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Why is Obama losing popularity in the US?

Discussion in 'Habari na Hoja mchanganyiko' started by ByaseL, Aug 10, 2009.

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    ByaseL JF-Expert Member

    Aug 10, 2009
    Joined: Nov 22, 2007
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    By Kevin O'Connor

    President Obama’s popularity is falling in America. This is not due to one single issue, whether it be Iraq, healthcare reform or the recession. While skin colour is an important factor in American politics, the African blood in Obama’s veins, let alone his father’s polygamy, have no relevance whatsoever to his job approval rating going down in opinion polls.

    So why is Obama less popular in August 2009 America than in January 2009? The fundamental reason is described by political analysts as “the swing of the pendulum”.
    What does this mean? In genuine democracies, a government and/or leader will generally begin office when they are popular, sometimes hugely popular. After all, this is why they were elected.
    Inevitably, their popularity will begin to fall, just as a pendulum (as on an old type of big clock) will swing back downwards from its high point.


    Some of the world’s most well-known democratically elected leaders have fallen victim of the “swing of the pendulum”. In Britain, after 11 years in power, many things caught up with Margaret Thatcher in 1990, including the pendulum. However, it was not the electorate, but her own party – realising that it would not win another election under her leadership – that removed Thatcher as Prime Minister.

    In my hugely highly humble opinion, the most outstanding British government, certainly peace time government, of the 20th Century, was not Margaret Thatcher’s, but the Labour Government (1945-51) that came to power as the Second World War drew to a close. In a war-torn country desiring social change, it not only unexpectedly defeated Winston Churchill in the 1945 General Election, but won by a stunningly huge majority.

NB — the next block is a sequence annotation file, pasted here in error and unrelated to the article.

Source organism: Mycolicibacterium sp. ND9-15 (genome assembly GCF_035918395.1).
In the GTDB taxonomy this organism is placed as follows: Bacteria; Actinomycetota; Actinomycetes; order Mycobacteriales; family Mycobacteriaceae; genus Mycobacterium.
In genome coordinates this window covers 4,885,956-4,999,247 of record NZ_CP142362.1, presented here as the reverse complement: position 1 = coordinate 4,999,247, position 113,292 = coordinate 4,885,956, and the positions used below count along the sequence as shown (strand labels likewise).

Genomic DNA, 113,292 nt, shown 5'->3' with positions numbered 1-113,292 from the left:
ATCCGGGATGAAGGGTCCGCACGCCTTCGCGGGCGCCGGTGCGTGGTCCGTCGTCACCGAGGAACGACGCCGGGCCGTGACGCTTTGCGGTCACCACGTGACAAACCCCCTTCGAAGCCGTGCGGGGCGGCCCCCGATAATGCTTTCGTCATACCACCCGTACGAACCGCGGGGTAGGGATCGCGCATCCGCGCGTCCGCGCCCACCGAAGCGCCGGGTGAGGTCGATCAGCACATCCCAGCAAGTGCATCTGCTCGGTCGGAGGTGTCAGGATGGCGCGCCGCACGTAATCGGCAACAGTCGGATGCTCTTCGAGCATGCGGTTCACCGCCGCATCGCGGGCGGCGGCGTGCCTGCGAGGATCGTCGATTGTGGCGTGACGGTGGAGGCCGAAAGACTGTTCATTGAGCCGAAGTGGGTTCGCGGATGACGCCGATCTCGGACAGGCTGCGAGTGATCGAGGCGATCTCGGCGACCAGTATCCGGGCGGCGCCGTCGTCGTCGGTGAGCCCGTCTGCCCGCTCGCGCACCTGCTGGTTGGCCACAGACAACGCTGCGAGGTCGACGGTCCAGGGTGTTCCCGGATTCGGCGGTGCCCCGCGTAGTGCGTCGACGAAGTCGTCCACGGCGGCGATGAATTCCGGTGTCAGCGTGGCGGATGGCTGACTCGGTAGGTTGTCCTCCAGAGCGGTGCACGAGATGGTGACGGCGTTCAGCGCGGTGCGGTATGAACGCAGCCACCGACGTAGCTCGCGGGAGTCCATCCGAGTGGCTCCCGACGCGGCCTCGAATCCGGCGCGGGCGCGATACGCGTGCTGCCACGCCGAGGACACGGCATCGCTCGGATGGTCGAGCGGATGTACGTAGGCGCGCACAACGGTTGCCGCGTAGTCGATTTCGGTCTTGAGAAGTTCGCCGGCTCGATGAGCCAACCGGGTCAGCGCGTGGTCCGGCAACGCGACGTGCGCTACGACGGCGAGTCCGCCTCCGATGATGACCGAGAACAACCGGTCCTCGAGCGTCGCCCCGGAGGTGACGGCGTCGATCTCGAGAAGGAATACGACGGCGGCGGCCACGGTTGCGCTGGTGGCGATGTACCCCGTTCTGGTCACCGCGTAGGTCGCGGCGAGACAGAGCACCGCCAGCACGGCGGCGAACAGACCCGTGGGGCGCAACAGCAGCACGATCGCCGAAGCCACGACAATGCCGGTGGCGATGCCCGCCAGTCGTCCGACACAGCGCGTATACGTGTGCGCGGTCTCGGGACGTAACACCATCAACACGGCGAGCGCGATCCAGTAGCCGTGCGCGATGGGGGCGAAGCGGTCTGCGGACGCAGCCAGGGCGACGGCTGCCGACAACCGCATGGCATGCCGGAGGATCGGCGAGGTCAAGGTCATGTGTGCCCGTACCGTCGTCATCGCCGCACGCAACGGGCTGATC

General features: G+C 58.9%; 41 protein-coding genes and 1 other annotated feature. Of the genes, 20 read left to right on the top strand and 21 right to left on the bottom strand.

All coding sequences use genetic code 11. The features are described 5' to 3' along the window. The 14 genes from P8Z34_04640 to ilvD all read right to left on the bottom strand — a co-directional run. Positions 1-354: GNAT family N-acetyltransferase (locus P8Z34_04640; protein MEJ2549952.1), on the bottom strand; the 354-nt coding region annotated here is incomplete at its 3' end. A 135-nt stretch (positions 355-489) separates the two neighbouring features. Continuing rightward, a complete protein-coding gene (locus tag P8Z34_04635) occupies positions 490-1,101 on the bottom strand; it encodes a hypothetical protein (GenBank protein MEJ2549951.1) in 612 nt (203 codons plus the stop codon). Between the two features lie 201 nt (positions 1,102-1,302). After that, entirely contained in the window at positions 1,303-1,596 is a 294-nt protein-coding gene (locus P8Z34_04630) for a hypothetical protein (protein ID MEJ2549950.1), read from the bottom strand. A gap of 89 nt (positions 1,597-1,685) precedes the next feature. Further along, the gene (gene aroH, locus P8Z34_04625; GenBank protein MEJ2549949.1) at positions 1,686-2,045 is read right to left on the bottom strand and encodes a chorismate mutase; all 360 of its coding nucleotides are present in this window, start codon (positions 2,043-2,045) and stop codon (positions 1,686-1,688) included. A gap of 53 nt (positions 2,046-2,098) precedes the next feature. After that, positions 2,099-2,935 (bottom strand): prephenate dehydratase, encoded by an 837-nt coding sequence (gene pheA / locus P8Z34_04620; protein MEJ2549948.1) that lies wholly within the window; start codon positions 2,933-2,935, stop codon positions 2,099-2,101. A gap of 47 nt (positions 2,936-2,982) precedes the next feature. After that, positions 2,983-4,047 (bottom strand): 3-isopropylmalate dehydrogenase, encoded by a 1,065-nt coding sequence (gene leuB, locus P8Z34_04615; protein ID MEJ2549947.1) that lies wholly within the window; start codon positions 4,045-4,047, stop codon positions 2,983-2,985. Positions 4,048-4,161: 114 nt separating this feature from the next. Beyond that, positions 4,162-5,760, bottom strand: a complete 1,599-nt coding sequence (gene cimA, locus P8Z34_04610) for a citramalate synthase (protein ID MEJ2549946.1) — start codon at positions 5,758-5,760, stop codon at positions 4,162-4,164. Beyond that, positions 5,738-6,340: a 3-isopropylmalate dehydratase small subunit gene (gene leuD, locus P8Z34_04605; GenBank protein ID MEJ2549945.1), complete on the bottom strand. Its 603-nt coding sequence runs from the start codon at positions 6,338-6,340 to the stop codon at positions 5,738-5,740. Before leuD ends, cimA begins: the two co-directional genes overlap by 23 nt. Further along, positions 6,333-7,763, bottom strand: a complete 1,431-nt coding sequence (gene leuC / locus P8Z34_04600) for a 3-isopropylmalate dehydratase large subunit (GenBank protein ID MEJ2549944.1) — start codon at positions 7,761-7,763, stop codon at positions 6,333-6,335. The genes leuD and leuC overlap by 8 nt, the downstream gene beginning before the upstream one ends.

Despite the country’s economy having been ravaged by war, with loans being paid back to the Americans plus many other negative factors such as the particularly freezing winter of 1947, Prime Minister Clement Attlee’s government did indeed introduce many great social reforms, the most outstanding of which was the UK’s famous National Health Service.

    But by 1950, the pendulum had swung. The General Election returned the Labour Government to power with only a tiny majority – so small that there had to be another election in 1951, which was won by the Conservatives, with Winston Churchill returning as Prime Minister.
    Pendulums swing upwards as well as downwards in politics, and democratic leaders can become popular again after a period of unpopularity.

    The “swing of the pendulum” principle can be applied in some shape or form to many areas of life e.g. football teams, sexual partners, bars, supermarkets, TV & radio stations etc., whether they be in Uganda, the US, or the UK.

    As regards President Obama, my gut feeling is that he is so charismatic, articulate and outstanding that after losing popularity he will regain it. And, just as for the UK’s 1945 Labour Government, it will be health reform that will be especially challenging.
    But as Harold Wilson put it, “a week is a long time in politics”. So, none of us can be sure which way the pendulum will swing for Obama.